Ronaldo95163 wrote:Anyone ever seen any 110/111 bumper like this with fog lights?
I know there's the bumper with the fog lights raised like this:
But I'm not really a fan of it tbh.
Ronaldo95163 wrote:Anyone ever seen any 110/111 bumper like this with fog lights?
I know there's the bumper with the fog lights raised like this:
But I'm not really a fan of it tbh.
Mercenary wrote:If i do buy back one it wud be a stock NA engine... not a fan of those hard to get turbo engines and noisy exhausts.
As for the fogs, u cud try from a next car and see.
Mercenary wrote:U have the stock exhaust on ur car? I noticed a sort of droning noise from toyota sedans...yaris,corolla etc. even the new ones .
Mercenary wrote:used to run 195/60/15. thin but did the job. boi the gt interior bess lawd. goonet.com has alot of pristine ones...full oem flare etc....sighs
Mercenary wrote:yea I have to source the gt interior...u rel knw alot about these cars and thanks for sharing the knowledge....any luck wit the fog bumper u wanted?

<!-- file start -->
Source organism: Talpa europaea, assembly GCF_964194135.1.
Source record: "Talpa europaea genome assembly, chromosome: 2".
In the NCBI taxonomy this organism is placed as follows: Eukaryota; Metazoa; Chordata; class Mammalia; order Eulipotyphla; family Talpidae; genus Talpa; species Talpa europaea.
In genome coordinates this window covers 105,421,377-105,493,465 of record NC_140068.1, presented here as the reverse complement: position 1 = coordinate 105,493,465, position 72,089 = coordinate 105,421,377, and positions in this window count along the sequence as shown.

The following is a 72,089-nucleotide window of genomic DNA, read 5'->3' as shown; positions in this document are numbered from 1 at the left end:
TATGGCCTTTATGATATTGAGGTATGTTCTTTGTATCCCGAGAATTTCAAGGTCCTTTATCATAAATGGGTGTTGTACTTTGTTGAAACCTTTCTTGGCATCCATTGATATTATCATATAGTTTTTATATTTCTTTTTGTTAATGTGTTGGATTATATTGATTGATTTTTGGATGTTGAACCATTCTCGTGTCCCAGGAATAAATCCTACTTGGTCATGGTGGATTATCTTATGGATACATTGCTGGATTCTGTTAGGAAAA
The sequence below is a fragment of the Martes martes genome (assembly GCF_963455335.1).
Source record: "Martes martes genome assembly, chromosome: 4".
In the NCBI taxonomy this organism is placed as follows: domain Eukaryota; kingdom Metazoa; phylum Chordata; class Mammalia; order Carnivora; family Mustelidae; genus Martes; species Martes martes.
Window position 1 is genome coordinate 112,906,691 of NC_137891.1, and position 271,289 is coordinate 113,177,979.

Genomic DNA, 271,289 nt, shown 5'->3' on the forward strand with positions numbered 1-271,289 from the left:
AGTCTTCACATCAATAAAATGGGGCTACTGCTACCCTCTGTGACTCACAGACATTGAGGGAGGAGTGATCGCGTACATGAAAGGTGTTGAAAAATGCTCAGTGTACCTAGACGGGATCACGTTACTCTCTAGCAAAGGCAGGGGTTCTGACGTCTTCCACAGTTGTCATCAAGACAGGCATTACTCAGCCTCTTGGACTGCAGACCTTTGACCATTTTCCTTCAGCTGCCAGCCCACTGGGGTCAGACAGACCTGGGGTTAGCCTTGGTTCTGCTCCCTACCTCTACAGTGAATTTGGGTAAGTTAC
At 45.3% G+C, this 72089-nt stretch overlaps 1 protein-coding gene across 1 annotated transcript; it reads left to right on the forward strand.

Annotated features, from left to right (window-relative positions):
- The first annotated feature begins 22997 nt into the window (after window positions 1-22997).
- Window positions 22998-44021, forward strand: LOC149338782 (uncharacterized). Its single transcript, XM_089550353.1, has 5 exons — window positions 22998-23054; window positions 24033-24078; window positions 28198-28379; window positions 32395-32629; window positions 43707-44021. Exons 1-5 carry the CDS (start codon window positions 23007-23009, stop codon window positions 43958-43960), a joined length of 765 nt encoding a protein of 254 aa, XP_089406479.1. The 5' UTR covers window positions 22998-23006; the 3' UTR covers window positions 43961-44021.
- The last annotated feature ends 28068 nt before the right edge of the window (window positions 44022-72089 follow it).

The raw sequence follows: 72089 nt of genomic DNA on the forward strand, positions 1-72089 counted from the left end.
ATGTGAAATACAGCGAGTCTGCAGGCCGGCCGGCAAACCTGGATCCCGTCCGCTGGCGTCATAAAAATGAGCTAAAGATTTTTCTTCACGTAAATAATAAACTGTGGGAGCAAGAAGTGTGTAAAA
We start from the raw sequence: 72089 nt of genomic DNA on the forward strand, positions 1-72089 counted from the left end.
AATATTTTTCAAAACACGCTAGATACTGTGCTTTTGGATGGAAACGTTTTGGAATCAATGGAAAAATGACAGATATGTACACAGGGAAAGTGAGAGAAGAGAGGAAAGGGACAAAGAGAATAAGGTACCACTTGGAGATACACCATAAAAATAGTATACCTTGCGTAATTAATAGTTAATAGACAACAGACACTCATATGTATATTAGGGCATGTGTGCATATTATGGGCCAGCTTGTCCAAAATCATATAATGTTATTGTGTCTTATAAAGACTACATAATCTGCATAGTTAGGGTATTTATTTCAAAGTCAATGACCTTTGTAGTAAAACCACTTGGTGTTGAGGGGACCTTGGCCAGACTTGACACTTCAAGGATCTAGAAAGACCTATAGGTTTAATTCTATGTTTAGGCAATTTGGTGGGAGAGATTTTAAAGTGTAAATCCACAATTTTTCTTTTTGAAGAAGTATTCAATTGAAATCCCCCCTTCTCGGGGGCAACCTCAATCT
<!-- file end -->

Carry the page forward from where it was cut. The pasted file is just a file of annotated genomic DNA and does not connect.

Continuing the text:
Ronaldo95163 wrote:Daz most likely d&ds lol
If its that same white half cut then thats the one i took the dash from.
Meen paying 25k for that tho...they have a zvs wingroad halfcut for 18k.
Especially since the interior guts out i rel surprised they still want 25k for that smfh. That half cut there since June.
And i running stock 5AFE.
Never experienced the 4AFE. But the 5AFE reallll slow. On paper the 4AFE doh really look that impressive either.
Some of the 4AFE 111s had the PWR/MANU switch to increase the limiter to somewhere around 7800rpm. Dunno how much of an impact it made. If I ever have to change tranny I going gearbox.
QG15/QG16 would put lix on them easy.